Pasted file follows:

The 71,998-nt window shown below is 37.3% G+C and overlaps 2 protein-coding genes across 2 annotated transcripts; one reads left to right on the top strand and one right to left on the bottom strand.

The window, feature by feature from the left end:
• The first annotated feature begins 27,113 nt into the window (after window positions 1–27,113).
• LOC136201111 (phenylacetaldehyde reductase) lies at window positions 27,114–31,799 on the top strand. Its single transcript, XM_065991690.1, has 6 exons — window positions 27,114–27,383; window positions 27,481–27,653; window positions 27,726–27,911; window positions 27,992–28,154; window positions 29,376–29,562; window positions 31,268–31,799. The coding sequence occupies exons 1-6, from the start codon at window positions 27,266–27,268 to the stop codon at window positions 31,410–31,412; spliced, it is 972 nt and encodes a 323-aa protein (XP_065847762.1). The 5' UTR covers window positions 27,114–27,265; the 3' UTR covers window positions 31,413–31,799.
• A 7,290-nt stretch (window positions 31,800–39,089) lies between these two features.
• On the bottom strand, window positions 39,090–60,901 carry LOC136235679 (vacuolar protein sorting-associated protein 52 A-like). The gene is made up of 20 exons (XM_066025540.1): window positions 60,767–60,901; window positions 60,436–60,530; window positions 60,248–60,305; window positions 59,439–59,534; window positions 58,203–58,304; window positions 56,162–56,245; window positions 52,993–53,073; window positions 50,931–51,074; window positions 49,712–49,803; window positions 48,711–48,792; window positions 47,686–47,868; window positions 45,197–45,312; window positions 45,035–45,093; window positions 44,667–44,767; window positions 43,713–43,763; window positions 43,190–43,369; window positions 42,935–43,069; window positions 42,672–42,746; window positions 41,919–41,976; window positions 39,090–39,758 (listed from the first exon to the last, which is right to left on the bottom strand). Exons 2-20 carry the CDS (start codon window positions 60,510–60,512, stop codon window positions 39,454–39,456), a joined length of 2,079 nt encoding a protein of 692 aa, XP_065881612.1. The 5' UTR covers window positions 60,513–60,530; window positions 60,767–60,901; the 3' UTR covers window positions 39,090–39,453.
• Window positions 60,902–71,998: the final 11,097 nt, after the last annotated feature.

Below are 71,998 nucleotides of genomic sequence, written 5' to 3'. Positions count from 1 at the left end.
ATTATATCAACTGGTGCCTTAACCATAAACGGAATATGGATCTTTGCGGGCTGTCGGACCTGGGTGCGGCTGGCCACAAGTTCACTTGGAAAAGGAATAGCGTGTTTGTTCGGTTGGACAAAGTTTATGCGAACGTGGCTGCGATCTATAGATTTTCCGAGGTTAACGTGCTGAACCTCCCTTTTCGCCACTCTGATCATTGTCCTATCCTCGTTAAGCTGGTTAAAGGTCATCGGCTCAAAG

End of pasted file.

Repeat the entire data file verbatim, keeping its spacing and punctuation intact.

The 71,998-nt window shown below is 37.3% G+C and overlaps 2 protein-coding genes across 2 annotated transcripts; one reads left to right on the top strand and one right to left on the bottom strand.

The window, feature by feature from the left end:
• The first annotated feature begins 27,113 nt into the window (after window positions 1–27,113).
• LOC136201111 (phenylacetaldehyde reductase) lies at window positions 27,114–31,799 on the top strand. Its single transcript, XM_065991690.1, has 6 exons — window positions 27,114–27,383; window positions 27,481–27,653; window positions 27,726–27,911; window positions 27,992–28,154; window positions 29,376–29,562; window positions 31,268–31,799. The coding sequence occupies exons 1-6, from the start codon at window positions 27,266–27,268 to the stop codon at window positions 31,410–31,412; spliced, it is 972 nt and encodes a 323-aa protein (XP_065847762.1). The 5' UTR covers window positions 27,114–27,265; the 3' UTR covers window positions 31,413–31,799.
• A 7,290-nt stretch (window positions 31,800–39,089) lies between these two features.
• On the bottom strand, window positions 39,090–60,901 carry LOC136235679 (vacuolar protein sorting-associated protein 52 A-like). The gene is made up of 20 exons (XM_066025540.1): window positions 60,767–60,901; window positions 60,436–60,530; window positions 60,248–60,305; window positions 59,439–59,534; window positions 58,203–58,304; window positions 56,162–56,245; window positions 52,993–53,073; window positions 50,931–51,074; window positions 49,712–49,803; window positions 48,711–48,792; window positions 47,686–47,868; window positions 45,197–45,312; window positions 45,035–45,093; window positions 44,667–44,767; window positions 43,713–43,763; window positions 43,190–43,369; window positions 42,935–43,069; window positions 42,672–42,746; window positions 41,919–41,976; window positions 39,090–39,758 (listed from the first exon to the last, which is right to left on the bottom strand). Exons 2-20 carry the CDS (start codon window positions 60,510–60,512, stop codon window positions 39,454–39,456), a joined length of 2,079 nt encoding a protein of 692 aa, XP_065881612.1. The 5' UTR covers window positions 60,513–60,530; window positions 60,767–60,901; the 3' UTR covers window positions 39,090–39,453.
• Window positions 60,902–71,998: the final 11,097 nt, after the last annotated feature.

Below are 71,998 nucleotides of genomic sequence, written 5' to 3'. Positions count from 1 at the left end.
ATTATATCAACTGGTGCCTTAACCATAAACGGAATATGGATCTTTGCGGGCTGTCGGACCTGGGTGCGGCTGGCCACAAGTTCACTTGGAAAAGGAATAGCGTGTTTGTTCGGTTGGACAAAGTTTATGCGAACGTGGCTGCGATCTATAGATTTTCCGAGGTTAACGTGCTGAACCTCCCTTTTCGCCACTCTGATCATTGTCCTATCCTCGTTAAGCTGGTTAAAGGTCATCGGCTCAAAG